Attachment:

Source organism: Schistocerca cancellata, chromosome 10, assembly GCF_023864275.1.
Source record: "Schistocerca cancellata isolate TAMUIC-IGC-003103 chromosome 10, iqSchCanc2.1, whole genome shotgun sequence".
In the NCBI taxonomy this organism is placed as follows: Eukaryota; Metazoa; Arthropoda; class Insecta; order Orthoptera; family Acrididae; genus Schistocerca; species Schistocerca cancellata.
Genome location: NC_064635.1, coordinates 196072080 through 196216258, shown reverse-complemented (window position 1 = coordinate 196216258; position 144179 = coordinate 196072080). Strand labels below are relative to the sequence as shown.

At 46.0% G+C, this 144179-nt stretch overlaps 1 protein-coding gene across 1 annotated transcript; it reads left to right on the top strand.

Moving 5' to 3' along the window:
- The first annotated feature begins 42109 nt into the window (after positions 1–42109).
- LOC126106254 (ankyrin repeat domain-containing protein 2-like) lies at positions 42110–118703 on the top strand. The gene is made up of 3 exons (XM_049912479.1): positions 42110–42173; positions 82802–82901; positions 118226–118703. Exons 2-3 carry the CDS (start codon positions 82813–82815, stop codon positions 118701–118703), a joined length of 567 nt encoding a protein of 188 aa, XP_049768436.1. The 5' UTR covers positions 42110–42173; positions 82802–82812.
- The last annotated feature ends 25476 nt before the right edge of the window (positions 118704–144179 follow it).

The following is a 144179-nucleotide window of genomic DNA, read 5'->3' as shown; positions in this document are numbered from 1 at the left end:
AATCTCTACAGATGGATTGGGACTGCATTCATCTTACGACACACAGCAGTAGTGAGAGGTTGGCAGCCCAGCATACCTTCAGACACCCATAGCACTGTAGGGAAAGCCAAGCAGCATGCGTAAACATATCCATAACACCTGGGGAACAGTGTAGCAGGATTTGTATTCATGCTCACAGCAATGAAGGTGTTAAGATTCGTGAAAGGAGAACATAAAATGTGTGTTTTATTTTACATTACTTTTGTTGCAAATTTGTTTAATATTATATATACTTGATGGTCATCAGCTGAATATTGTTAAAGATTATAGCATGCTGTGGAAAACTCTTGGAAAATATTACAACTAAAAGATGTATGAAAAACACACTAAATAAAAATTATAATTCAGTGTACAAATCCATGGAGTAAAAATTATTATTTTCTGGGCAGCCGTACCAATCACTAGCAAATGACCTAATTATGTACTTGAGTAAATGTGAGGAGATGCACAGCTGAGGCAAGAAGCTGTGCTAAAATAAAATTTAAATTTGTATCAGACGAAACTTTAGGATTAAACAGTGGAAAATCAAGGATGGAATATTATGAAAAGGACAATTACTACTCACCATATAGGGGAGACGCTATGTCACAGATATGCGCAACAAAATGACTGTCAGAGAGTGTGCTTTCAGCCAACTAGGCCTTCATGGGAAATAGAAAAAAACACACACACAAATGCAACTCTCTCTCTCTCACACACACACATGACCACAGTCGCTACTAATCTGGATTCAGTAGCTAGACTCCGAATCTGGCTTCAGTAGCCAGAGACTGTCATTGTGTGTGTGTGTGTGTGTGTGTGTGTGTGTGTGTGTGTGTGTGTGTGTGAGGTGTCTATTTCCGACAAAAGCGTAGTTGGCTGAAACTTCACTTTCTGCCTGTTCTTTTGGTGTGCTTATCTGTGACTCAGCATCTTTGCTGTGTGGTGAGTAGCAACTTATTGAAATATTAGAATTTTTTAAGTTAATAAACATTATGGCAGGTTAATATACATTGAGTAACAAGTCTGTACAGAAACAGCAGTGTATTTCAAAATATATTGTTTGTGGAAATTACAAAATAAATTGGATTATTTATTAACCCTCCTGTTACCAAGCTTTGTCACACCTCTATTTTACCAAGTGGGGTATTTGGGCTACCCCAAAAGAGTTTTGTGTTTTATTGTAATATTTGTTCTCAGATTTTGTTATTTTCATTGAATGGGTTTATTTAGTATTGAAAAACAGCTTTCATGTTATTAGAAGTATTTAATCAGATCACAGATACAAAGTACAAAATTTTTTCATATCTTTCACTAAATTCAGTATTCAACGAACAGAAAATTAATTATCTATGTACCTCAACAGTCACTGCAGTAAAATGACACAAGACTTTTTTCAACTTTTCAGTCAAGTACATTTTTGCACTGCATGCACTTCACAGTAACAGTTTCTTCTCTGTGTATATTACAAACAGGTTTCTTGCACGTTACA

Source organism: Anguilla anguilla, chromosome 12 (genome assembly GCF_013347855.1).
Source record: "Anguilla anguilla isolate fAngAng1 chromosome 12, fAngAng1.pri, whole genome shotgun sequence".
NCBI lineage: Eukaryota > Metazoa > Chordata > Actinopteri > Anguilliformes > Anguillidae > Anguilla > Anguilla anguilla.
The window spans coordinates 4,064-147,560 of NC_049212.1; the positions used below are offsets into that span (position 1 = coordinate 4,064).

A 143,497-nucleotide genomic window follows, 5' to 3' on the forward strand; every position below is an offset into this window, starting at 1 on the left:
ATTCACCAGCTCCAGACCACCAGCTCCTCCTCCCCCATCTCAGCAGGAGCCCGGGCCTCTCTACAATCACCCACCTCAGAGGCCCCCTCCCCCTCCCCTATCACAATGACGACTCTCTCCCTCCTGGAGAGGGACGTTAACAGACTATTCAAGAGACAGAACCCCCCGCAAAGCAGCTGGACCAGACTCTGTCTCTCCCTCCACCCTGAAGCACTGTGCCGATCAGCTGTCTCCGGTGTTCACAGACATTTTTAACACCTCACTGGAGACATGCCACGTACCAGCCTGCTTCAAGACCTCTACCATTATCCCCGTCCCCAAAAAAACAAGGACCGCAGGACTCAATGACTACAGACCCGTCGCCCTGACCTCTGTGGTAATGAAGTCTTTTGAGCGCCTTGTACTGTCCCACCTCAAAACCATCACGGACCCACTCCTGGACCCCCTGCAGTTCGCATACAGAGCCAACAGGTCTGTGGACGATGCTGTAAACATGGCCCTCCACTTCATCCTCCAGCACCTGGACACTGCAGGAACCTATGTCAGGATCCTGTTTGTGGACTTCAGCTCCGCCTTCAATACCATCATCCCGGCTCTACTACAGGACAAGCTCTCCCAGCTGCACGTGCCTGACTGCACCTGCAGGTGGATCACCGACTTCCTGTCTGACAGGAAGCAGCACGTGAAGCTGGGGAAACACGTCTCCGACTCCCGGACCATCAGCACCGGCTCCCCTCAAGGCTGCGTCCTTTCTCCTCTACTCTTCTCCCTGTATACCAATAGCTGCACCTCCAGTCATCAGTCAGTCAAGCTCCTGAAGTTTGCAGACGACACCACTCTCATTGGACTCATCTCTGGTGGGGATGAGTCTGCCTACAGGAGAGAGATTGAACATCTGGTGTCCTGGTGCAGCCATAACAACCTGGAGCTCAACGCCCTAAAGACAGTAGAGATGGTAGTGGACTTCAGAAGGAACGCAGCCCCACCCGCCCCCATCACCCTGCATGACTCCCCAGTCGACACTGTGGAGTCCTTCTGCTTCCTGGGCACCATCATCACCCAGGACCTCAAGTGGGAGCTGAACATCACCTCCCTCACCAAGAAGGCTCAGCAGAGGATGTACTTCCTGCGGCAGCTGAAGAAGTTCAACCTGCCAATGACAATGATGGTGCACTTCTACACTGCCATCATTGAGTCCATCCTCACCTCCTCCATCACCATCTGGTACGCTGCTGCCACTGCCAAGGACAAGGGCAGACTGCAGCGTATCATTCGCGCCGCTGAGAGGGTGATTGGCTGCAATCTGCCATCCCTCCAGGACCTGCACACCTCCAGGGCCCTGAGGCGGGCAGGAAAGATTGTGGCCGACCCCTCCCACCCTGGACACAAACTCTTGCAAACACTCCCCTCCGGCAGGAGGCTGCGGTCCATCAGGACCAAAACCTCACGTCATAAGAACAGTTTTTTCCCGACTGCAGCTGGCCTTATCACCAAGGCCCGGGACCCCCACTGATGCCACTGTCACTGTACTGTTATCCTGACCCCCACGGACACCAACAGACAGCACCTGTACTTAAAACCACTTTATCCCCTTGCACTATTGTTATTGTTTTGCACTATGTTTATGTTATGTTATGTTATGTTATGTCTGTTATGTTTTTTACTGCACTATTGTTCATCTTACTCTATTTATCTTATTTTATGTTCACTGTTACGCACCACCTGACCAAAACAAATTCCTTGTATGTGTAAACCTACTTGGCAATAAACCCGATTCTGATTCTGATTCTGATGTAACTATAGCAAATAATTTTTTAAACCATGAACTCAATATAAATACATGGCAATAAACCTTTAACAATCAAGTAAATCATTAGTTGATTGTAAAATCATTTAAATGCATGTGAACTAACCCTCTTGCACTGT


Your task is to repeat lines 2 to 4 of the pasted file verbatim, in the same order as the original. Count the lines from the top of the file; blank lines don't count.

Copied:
Source record: "Schistocerca cancellata isolate TAMUIC-IGC-003103 chromosome 10, iqSchCanc2.1, whole genome shotgun sequence".
In the NCBI taxonomy this organism is placed as follows: Eukaryota; Metazoa; Arthropoda; class Insecta; order Orthoptera; family Acrididae; genus Schistocerca; species Schistocerca cancellata.
Genome location: NC_064635.1, coordinates 196072080 through 196216258, shown reverse-complemented (window position 1 = coordinate 196216258; position 144179 = coordinate 196072080). Strand labels below are relative to the sequence as shown.